Posts tagged photography
Second Life: Bruce Hainley Selects by Bruce Hainley
I’ve spent much of the summer thinking about AIDS and what I assume is called 'the politics of barebacking'. I know. Super fun-tastic. The photographs of Peter James solarize the sweet antithesis of all of that, although, if I were to put his work through the theoretical paces it deserves, I’d point out that he captures the male body in the sunset of its innocence, re: AIDS, when, in a desperate attempt to escape a virus, men, as depicted in popular culture (i.e., on the level of the imaginary), put all their attention into girding themselves with gym regimes and juicing on steroids for grander, quicker results.
Documenting Spectacle: An Artist’s Notes on the Shanghai Expo by Meghann McCrory
In June, I visited Expo Shanghai 2010, the largest world’s fair in history. A central part of my artistic practice has focused on ideas of utopia and paradise and their expression in architecture and landscaping. These interests led me to the history of glass architecture, and to world’s fairs as a key line in that genealogy. World’s fairs have always been to some degree about the future, and glass has a long history of symbolizing various utopian tomorrows. From the Crystal Palace to Buckminster Fuller’s biosphere, the fairs have featured colossal displays of mind-bending architecture and breakthrough technological gadgetry in a performance of economic and cultural virility.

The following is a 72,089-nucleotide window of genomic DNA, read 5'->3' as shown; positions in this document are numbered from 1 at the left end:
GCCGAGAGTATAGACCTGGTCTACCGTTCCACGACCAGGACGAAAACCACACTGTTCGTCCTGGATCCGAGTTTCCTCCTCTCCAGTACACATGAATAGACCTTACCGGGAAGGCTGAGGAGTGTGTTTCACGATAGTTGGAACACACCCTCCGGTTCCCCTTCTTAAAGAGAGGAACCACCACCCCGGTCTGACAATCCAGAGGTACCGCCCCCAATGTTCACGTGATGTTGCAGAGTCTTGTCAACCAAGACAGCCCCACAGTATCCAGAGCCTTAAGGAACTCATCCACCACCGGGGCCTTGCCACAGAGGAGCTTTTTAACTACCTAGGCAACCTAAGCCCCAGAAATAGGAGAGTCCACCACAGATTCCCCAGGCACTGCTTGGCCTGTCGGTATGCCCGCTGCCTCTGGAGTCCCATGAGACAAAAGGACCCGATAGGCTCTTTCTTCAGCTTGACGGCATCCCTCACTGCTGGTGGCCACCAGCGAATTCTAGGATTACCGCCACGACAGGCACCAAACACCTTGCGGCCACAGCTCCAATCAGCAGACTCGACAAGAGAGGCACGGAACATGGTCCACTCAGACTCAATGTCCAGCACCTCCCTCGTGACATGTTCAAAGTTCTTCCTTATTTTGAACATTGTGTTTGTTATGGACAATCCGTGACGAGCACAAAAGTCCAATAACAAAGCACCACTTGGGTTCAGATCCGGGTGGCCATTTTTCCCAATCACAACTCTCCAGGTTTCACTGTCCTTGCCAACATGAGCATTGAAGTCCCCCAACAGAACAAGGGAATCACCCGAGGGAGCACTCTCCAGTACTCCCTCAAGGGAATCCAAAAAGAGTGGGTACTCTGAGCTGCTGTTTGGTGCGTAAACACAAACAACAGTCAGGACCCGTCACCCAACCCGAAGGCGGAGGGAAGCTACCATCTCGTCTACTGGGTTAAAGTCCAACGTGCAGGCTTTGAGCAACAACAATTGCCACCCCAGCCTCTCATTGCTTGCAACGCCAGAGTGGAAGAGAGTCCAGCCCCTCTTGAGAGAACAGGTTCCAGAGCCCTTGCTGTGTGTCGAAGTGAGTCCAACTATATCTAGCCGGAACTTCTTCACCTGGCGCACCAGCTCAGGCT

Every Picture Tells a Story Don’t It? by Thomas Lawson
Throughout the 1970s, William Leavitt composed a series of concisely staged works—16mm films, live performances, suites of photographs, and tableaux—that eliminated conventional narrative. Employing a narrow selection of isolated objects, gestures, and text, the bigger picture dramatically plays out through evocation, variation, and repetition.